Preparedness & Recovery

New Large-Scale Modeling Gives Worsening Picture of the Nation’s Flood Risk

More than 40 million people are at risk, and that number is expected to increase.

by Jim McKay / March 16, 2018

It’s well known that the current FEMA flood maps need updating, but some new information in a study done by researchers in the U.S. and England paints an even more ominous picture of the risk Americans face from flooding. 

The study estimated that slightly more than 40 million people in the continental U.S. are at risk for a 100-year flood event and that just 40 percent of the country is mapped. That 40 million is three times more than currently estimated and the amount of property in harm’s way is twice what the current risk is estimated to be. 

The study has been in the works for more than a year and involves using faster computers and new data from the EPA. The model looks at risk today and projects future risks based on where people will be moving and developing in the future. The researchers estimated that at the current rate, 60 percent of the population will be in a 100-year floodplain by the year 2050. And that doesn’t take into consideration any affects that a warming climate might have on future flooding. 

Kris Johnson, associate director for science and planning at the Nature Conservancy, and a co-author of the report, said that one of the main differences between this new model and smaller models typically used by FEMA, the Army Corps of Engineers and others is that the smaller models require people going out in boats to survey channels, bridges, depths of rivers, etc. The new, larger-scale modeling uses fewer data points and parameters to show risk over a larger area.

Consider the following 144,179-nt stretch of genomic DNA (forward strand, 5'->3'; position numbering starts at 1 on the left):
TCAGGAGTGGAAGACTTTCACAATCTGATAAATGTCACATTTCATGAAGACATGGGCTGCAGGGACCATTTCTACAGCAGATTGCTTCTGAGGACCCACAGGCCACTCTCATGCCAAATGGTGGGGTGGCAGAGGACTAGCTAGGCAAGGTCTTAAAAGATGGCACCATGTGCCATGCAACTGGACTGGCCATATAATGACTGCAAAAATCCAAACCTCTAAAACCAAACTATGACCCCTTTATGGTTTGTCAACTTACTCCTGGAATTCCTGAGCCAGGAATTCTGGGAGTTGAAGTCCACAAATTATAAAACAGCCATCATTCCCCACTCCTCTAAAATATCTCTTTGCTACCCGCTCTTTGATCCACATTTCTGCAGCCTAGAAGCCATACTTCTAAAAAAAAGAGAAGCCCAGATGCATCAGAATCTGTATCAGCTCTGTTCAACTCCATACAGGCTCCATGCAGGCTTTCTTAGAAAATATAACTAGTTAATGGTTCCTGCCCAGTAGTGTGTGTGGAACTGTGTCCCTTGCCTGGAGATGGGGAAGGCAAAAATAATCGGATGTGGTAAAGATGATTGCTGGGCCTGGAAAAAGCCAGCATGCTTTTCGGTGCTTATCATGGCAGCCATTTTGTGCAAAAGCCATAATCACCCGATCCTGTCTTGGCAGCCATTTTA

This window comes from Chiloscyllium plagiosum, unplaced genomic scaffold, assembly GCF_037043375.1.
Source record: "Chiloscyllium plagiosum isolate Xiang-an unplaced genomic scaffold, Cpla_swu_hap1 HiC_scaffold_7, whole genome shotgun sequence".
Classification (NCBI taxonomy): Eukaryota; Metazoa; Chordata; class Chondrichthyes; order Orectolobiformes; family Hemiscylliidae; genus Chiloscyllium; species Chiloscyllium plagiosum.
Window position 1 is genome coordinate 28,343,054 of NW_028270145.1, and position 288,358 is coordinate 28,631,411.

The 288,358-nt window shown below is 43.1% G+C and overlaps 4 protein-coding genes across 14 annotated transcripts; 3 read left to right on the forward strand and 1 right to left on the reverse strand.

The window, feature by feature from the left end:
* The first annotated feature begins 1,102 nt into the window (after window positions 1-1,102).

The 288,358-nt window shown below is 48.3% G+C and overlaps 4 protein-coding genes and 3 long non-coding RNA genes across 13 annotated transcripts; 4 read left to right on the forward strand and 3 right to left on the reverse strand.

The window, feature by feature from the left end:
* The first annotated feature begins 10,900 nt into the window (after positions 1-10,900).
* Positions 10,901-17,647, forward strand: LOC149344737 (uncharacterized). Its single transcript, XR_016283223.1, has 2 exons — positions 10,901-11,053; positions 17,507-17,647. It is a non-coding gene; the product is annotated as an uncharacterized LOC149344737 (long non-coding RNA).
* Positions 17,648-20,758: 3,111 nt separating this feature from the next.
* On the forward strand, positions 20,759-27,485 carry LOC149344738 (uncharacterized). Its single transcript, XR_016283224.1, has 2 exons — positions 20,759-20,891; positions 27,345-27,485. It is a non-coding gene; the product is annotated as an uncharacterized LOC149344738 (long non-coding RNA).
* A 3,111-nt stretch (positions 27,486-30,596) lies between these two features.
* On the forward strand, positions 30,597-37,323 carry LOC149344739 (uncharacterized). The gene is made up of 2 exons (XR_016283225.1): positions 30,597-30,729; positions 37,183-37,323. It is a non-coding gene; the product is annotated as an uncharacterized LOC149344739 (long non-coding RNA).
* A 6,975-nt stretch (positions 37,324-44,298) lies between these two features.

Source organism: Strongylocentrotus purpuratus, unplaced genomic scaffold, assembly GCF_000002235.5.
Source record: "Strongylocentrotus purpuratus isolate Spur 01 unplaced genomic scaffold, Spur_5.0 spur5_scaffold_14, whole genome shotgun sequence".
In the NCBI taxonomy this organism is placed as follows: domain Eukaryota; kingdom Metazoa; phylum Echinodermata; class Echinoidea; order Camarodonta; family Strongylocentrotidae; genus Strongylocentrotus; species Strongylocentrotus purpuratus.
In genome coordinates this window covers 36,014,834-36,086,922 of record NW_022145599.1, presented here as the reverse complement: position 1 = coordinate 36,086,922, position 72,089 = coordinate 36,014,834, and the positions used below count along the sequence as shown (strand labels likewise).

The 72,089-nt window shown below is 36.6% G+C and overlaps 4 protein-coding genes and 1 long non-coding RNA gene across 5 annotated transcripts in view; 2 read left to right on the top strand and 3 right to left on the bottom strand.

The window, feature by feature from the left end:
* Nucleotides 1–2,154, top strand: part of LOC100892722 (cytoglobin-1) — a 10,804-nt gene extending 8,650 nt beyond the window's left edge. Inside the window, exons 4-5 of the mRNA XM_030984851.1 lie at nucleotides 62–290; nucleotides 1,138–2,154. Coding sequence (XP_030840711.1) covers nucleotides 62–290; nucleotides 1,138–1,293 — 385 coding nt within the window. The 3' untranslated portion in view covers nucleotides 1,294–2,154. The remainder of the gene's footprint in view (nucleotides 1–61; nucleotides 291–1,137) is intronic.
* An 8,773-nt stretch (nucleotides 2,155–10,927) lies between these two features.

“If you want to decide how to build a bridge over a particular river, you would want all those data points available,” Johnson said. “If you want information about how to plan floodplain on a large scale, then the modeling approach we’re using is quicker and cheaper and really accurate.”

He said the current modeling offers the ability to look over the entire U.S. and get a picture of who is at risk and where. The current, laborious, costly process of mapping has resulted in a patchwork of inaccurate maps scattered across the country. 

There have been recent improvements to mapping in some areas, but the progress has been slow and development in floodplains continues. 

“Despite the fact that we have the National Flood Insurance Program and land use regulations, we still see a lot of development happening in floodplains and a lot of development is projected to happen in floodplains,” Johnson said. 

Johnson called lidar (light detection and ranging) hugely beneficial in terms of getting a rich picture of what’s happening on the ground without having to go out on a boat, but said, “You still have to run a model to simulate how a flood wave is going to propagate itself down a river channel, and that’s where this large-scale modeling approach that we used comes into play.”

FEMA is aware of the modeling, and FEMA Deputy Public Affairs Director Eileen Lainez told the Miami Herald via email that models have to be certified before they can be used. “We welcome new models in science, and as the models described in the article mature, we would look forward to reviewing and including the best of this science into our program,” she said.